Whether toddlers are new to a group setting or transitioning into a new classroom, the period of adjustment is sensitive and can be challenging at times. The relationship between the toddler and caregiver is the foundation for supporting each child’s learning and success. Lesson Plans for a Strong Start: The First 30 Days for Toddlers guides caregivers as they support toddlers who are settling into a new routine and new environment during their first month in a group setting. The book provides caregivers with six weeks of ready-to-use lesson plans, each focused on the interests, needs, and development of the toddlers in their program. With strategies, activities, and information related to important topics in the development of young children, caregivers are ready to engage toddlers in active learning and support their development. All the activities are designed to be used in child care centers as well as family child care programs or home day care centers.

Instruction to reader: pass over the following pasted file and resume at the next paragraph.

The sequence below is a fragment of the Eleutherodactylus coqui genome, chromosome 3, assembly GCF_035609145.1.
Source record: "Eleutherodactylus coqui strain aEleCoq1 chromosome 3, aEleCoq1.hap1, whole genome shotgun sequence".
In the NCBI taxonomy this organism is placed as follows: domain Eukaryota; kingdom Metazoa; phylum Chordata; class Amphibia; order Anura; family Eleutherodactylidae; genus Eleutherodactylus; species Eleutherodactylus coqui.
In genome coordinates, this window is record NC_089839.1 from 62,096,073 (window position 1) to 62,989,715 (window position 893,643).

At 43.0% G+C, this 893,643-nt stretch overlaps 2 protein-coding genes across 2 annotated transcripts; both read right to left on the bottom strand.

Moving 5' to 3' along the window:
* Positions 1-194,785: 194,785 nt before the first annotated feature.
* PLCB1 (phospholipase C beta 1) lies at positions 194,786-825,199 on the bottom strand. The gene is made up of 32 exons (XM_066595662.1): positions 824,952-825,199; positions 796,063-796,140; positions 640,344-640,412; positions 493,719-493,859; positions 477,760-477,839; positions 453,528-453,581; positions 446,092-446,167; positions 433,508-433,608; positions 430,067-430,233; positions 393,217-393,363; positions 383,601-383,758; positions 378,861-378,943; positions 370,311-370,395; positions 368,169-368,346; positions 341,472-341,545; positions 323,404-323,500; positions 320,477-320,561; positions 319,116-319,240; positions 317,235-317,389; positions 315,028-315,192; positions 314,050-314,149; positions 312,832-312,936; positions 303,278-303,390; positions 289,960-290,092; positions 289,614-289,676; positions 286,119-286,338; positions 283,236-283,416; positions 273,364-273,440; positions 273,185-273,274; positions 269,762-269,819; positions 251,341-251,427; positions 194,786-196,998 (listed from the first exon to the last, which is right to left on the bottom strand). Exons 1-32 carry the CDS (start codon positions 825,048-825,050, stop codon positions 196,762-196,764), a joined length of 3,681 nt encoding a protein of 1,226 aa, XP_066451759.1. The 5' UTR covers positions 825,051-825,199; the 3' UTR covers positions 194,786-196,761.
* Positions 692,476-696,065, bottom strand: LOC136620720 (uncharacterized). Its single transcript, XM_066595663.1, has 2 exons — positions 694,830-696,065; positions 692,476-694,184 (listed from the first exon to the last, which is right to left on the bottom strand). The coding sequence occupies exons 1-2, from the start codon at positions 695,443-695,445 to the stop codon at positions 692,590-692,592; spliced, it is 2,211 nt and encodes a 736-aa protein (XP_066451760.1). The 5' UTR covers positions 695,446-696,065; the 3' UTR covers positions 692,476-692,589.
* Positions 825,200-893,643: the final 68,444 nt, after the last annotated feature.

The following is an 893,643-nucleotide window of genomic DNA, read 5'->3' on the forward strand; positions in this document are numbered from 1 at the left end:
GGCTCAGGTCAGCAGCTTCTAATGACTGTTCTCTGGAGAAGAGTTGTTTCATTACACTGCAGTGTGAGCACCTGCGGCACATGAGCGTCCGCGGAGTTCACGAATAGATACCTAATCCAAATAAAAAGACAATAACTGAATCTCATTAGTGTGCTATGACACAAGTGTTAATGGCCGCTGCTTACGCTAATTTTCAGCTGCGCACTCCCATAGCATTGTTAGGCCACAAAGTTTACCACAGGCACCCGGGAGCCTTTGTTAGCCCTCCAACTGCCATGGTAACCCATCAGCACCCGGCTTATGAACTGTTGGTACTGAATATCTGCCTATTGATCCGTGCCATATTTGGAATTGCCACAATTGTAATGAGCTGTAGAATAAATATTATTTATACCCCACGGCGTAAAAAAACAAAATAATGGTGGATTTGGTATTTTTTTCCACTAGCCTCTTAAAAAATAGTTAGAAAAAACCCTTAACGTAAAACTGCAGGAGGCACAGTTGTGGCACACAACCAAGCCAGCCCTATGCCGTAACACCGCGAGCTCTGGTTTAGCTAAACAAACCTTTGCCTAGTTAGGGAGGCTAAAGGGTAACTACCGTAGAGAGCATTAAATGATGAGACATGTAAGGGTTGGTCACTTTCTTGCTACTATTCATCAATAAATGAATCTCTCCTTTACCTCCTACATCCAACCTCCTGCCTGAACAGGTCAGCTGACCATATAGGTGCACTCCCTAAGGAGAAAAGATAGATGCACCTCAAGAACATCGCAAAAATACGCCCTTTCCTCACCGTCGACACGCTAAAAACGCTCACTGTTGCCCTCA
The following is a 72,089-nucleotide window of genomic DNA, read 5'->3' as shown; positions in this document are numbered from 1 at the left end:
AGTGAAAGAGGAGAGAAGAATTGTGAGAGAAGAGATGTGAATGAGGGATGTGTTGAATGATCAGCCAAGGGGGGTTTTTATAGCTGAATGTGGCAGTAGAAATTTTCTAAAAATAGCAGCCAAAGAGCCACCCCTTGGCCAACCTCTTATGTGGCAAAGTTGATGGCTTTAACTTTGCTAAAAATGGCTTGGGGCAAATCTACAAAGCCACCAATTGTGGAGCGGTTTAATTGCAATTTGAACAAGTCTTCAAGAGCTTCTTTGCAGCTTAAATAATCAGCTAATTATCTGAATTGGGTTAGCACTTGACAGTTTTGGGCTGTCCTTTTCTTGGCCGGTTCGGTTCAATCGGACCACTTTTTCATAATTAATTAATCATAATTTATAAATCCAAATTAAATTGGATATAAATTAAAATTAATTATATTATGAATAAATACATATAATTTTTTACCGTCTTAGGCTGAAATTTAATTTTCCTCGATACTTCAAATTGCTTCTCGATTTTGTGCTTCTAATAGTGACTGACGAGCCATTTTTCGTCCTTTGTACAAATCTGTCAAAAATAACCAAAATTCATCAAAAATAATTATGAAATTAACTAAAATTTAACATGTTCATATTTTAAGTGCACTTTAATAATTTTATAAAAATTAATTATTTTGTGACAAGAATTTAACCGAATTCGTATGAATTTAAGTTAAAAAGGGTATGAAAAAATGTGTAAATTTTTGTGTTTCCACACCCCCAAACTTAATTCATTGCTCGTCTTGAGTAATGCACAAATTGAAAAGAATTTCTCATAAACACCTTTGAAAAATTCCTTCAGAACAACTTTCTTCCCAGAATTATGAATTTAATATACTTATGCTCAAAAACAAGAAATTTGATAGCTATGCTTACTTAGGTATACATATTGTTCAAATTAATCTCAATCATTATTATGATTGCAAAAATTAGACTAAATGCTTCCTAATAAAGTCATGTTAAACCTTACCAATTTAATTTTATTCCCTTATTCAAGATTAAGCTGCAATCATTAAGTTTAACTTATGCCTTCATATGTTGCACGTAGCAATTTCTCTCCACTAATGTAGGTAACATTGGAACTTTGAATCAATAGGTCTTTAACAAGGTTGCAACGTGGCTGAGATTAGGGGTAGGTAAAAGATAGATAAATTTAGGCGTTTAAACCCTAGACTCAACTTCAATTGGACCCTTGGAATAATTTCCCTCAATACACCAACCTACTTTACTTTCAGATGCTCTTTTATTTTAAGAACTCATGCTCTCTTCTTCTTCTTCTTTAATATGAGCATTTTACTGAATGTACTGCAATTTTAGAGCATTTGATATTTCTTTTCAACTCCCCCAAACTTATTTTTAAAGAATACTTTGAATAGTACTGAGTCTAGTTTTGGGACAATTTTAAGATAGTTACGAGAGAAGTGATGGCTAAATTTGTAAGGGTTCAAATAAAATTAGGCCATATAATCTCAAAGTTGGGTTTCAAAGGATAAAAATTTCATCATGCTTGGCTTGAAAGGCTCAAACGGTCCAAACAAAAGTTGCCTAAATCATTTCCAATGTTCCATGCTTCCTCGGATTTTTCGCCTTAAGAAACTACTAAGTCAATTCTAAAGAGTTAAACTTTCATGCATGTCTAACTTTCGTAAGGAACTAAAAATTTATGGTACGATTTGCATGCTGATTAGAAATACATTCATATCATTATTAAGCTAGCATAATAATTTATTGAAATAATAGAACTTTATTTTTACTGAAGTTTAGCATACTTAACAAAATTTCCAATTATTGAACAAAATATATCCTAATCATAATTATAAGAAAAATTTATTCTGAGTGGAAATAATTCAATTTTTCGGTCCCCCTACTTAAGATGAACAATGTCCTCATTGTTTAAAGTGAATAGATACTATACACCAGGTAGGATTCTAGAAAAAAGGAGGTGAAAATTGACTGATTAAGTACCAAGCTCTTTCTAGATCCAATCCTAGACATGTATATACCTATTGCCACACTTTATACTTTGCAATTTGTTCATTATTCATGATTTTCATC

Infant-Toddler Letter Links: Children’s Names as Meaningful Environmental Print

Infant-Toddler Letter Links offers strategies and activities that can be used by teachers, caregivers, and families to offer infants and toddlers an important entryway into literacy development. Based on the same Letter Links system that helps to develop alphabetic principle, phonological awareness, word sense, and-vocabulary in preschoolers, Infant-Toddler Letter Links introduces developmentally appropriate environmental print to the classroom, building on young children’s natural interest in their own names. Infant-Toddler Letter Links includes reproducible images for creating word-name pairs known as “letter links,” as well as a summary of the research behind the Letter Links approach, and 30 fun-filled learning activities. Available in print and web versions.